Sometimes you have to get your nose right up close to smell them. The scent is refreshing to me.

5:20 AM  
Blogger Ki said...

Hi Chris,
I love the smell of witch hazel. It smells like expensive perfume to my nose. I really did think the red flowered ones had a scent but I'll have to try it again when it's not so windy and cold. Unfortunately we've run out of space so no more witch hazel collecting for me. I'll have to make do with the four plants we have now ;) The yellow flowered one is quite small and has hardly grown much in the 3 or 4 years we've had it. It spreads rather than growing up. Although the red ones were the same size as the yellow, they've really grown and are now more than 6 feet tall. Unfortunately none of them had tags so I don't know the name of the varieties.

5:50 AM  
Blogger Annie in Austin said...

Hello Ki,

Here I am on Firefox and your photos are lovely as always!

The regular yellow witch hazel was on my wishlist for our Illinois garden...I had a planting spot picked out and everything! Even if I planted it, it might not have survived so I sure like looking at your various Hamamelis. I don't remember seeing the red one offered for sale when I lived in IL.

Is the air very dry in your area? Maybe those floral filaments need a certain level of humidity before they release the scent?

Your temperatures sound like what we're getting this week in Austin.... high in the 40's for tomorrow, with a couple of frosty nights on the horizon. Not exactly a tropical paradise!

Happy Blooming Day~

Annie at the Transplantable Rose

[Oh my! The word verification is so appropriate! It's "hzbud" which could = hazel bud?]

6:53 AM  
Blogger Ki said...

Hi Annie,
Sorry you have to use FireFox to view my blog. I still haven't found the broken links. I actually like FF better than IE and supposedly it doesn't have the holes that IE has which allows hackers to infiltrate your computer but I gotta find a fix or redo the blog, yuck.

The yellow witch hazel seems to be a semi-dwarf and grows happily in deep semi shade close to our pond. I've seen photos of other yellow witch hazels that seem to be much more abundantly floriferous but I'm quite happy with the semi-dwarf character of the one I have. I haven't looked at witch hazels online but I bet there are quite a few new cultivars of reds and yellows now.

Actually, it's been quite wet so it may be the wind that's causing the scent to be blown away? Or perhaps the flowers aren't sufficiently open for the scent to be released?

Ooof, 40's huh? That's still better than the 20's we're expecting this weekend. Who knows in a few years we may be moving down your way to get away from the cold and taxes that is if the real estate prices haven't gone through the roof with all the boomers relocating to warmer climes.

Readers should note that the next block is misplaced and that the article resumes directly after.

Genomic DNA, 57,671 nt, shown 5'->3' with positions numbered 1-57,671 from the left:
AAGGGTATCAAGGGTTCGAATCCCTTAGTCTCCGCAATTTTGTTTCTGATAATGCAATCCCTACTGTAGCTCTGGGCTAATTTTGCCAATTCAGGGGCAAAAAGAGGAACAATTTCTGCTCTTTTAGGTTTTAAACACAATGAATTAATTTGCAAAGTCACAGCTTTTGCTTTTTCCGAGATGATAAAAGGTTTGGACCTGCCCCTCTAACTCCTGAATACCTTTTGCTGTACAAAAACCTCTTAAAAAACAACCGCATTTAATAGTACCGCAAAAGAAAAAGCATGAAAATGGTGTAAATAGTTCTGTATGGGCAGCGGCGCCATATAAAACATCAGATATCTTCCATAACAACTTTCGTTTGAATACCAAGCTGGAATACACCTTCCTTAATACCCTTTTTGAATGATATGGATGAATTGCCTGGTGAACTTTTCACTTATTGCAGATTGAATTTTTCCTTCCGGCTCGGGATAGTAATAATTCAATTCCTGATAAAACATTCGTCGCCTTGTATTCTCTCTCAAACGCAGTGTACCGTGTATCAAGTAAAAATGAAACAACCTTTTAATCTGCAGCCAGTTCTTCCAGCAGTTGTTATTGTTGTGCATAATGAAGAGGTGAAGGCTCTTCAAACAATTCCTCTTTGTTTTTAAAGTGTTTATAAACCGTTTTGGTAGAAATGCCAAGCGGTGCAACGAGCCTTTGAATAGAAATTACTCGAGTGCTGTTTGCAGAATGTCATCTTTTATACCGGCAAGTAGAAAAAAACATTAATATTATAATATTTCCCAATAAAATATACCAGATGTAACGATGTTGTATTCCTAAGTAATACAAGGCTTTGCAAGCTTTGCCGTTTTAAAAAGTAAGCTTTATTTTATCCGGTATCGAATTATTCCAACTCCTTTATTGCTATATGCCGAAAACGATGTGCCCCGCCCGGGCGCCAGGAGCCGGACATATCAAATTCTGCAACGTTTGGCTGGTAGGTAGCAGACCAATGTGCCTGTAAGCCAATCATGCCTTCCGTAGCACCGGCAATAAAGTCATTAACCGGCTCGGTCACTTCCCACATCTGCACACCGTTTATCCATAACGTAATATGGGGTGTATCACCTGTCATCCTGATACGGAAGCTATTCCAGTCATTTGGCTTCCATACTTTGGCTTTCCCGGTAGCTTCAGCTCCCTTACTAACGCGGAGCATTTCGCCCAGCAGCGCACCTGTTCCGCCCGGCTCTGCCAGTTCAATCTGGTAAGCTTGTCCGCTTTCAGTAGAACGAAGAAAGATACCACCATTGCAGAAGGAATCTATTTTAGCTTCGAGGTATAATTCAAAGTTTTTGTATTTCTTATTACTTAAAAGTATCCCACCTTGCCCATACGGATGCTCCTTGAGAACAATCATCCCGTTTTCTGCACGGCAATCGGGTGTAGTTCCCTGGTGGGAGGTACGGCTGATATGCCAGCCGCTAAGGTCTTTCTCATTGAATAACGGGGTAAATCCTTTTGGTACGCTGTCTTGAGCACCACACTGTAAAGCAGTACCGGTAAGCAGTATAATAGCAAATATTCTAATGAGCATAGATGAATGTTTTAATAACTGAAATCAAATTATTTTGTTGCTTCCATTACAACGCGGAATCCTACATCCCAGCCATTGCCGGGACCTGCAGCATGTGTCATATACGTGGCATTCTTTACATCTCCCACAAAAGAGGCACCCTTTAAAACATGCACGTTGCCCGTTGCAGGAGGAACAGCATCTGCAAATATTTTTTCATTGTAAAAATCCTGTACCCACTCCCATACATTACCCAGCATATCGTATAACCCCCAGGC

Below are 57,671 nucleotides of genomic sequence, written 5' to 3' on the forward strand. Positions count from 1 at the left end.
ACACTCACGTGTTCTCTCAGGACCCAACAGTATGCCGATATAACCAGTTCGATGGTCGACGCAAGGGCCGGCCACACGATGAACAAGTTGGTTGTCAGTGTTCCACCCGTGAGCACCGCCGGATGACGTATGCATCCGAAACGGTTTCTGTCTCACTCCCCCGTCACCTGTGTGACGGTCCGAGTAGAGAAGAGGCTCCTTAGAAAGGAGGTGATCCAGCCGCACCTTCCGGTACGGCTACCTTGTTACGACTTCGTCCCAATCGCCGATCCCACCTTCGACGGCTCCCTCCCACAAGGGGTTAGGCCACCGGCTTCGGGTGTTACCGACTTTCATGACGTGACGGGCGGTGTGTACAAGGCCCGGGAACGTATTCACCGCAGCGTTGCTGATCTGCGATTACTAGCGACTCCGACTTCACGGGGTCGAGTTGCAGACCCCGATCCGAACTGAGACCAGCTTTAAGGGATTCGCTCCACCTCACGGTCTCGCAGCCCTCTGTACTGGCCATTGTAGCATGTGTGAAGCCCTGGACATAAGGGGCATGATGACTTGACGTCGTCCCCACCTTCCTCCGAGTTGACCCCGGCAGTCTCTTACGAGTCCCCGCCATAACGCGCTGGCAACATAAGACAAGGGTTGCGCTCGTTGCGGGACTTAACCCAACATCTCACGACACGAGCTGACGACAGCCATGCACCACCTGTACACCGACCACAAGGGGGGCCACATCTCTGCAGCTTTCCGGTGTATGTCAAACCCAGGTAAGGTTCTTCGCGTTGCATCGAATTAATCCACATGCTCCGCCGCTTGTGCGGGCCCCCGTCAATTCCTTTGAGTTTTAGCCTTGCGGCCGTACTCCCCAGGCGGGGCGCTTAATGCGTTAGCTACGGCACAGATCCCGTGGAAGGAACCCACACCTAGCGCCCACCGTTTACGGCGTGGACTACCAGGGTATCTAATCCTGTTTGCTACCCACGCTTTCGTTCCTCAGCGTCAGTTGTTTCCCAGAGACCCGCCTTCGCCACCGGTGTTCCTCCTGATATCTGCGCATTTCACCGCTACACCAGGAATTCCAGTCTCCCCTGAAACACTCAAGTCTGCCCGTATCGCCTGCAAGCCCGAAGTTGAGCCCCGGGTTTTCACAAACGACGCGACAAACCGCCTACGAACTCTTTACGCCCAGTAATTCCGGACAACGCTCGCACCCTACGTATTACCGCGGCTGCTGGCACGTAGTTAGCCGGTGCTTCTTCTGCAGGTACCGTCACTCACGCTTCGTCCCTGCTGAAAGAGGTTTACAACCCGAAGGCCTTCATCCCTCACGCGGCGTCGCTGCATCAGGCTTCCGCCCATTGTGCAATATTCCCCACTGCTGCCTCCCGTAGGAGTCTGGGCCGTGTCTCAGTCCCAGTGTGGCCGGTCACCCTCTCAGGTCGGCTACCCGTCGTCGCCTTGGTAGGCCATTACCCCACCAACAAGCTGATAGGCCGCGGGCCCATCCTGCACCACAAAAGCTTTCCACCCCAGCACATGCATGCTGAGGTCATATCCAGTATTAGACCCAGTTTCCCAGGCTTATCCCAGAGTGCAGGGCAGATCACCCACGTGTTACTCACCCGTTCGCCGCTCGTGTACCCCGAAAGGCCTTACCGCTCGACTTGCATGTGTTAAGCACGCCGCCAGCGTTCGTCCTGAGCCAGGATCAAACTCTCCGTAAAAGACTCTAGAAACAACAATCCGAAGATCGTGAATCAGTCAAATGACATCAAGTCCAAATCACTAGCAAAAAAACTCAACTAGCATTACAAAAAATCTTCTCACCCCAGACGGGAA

Uncanny how the word verif. can sometimes reflect the content of the blog. I wonder if that's an unintended product of Google's search bots?

8:33 AM  
Blogger Nicole said...

Your witchhazel blooms are lovely. i never saw witch hazel blooming. The yellow ones remind me of Ylang Ylang

2:05 PM  
Anonymous Layanee said...

NJ? That is not so far from RI and you have witch hazel in bloom! Worlds apart aren't we! Love witch hazels!Nice photos!

5:43 PM  
Blogger Annie in Austin said...

Ki, while blog-hopping I read someone's comment that her Witch Hazels only released a scent when the air was above a certain temperature, but now I can't figure out where I read it to give the person credit for the observation.

Firefox gets more intuitive with practice - if I have a new skill your blog gets the credit ;-]


6:01 PM  
Blogger Ki said...

Well, I have never seen Ylang Ylang blooming so we are even. ;) I've only seen Ylang Ylang listed in some herbal books but I have no idea how to use it nor what the plants and flowers look like. Must be interesting if it resembles witch hazels. I wonder if they're related?
Thanks. RI must be only 4-5 hrs. away from central NJ? but you have much more ocean influence so the differences could be huge. Do you grow witch hazels and if so when do they usually bloom?

I was out filling the bird feeders this afternoon so I made it a point to sniff the witch hazels. I first tried the H. virginiana whose flowers were few and seemed shriveled. I barely detected a faint scent but it seemed complex and very nice. I then tried the red one but could not detect any scent at all. It would make sense that the plant releases its scent only when the temperatures are warm enough to attract pollinators though I don't know what that could possibly be. Now my interest is piqued so I'll have to do some research.

I've tried a bunch of different browsers, Netscape, IE, Opera, Avant, K-Meleon, Dillo, Fast Browser. FireFox is the one I like best. I'm currently using FireFox Beta 2 in it's testing stage. It's purported to be smaller than FireFox yet full featured so pages load quickly with all the neat things FireFox can do. There are some bugs to work out, like some of the punctuation is displayed strangely but for the most part it works pretty well. I'm sure they'll offer it as the newest FireFox browser in the near future. They say trying new things makes the mind supple but in my case it only seems to lead to more confusion.

Do enable your tabbed browsing feature in FF. You can then open multiple pages so you can write and research stuff w/o having to close a page. You can go back and forth to different pages by just clicking on the tabs. Thanks for the info on witch hazel scent.

6:46 PM  
Blogger Carol said...

Hooray, I can finally see your pictures with IE7! Those witch hazels look like something that would bloom in the winter, all wild looking. I should get one for my garden!

Carol, May Dreams Gardens

2:51 PM